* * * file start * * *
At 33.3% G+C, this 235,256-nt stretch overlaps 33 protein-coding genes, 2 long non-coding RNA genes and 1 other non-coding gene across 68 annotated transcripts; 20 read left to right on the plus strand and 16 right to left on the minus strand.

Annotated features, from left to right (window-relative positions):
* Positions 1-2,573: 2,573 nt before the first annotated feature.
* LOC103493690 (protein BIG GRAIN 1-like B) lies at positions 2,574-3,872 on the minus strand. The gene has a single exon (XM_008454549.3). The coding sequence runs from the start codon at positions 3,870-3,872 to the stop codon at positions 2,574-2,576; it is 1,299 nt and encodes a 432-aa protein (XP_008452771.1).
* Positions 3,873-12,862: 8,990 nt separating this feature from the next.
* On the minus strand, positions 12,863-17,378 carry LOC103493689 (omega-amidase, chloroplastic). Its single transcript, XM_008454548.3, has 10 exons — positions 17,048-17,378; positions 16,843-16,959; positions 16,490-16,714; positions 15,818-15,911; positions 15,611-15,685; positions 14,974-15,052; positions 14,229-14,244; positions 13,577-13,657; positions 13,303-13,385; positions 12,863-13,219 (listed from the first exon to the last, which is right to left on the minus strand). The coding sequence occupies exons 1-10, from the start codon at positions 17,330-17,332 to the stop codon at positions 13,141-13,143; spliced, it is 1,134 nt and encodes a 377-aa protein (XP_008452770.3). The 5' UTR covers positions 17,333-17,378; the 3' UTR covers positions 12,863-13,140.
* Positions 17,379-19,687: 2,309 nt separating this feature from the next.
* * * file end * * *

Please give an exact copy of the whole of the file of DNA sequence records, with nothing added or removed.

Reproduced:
At 33.3% G+C, this 235,256-nt stretch overlaps 33 protein-coding genes, 2 long non-coding RNA genes and 1 other non-coding gene across 68 annotated transcripts; 20 read left to right on the plus strand and 16 right to left on the minus strand.

Annotated features, from left to right (window-relative positions):
* Positions 1-2,573: 2,573 nt before the first annotated feature.
* LOC103493690 (protein BIG GRAIN 1-like B) lies at positions 2,574-3,872 on the minus strand. The gene has a single exon (XM_008454549.3). The coding sequence runs from the start codon at positions 3,870-3,872 to the stop codon at positions 2,574-2,576; it is 1,299 nt and encodes a 432-aa protein (XP_008452771.1).
* Positions 3,873-12,862: 8,990 nt separating this feature from the next.
* On the minus strand, positions 12,863-17,378 carry LOC103493689 (omega-amidase, chloroplastic). Its single transcript, XM_008454548.3, has 10 exons — positions 17,048-17,378; positions 16,843-16,959; positions 16,490-16,714; positions 15,818-15,911; positions 15,611-15,685; positions 14,974-15,052; positions 14,229-14,244; positions 13,577-13,657; positions 13,303-13,385; positions 12,863-13,219 (listed from the first exon to the last, which is right to left on the minus strand). The coding sequence occupies exons 1-10, from the start codon at positions 17,330-17,332 to the stop codon at positions 13,141-13,143; spliced, it is 1,134 nt and encodes a 377-aa protein (XP_008452770.3). The 5' UTR covers positions 17,333-17,378; the 3' UTR covers positions 12,863-13,140.
* Positions 17,379-19,687: 2,309 nt separating this feature from the next.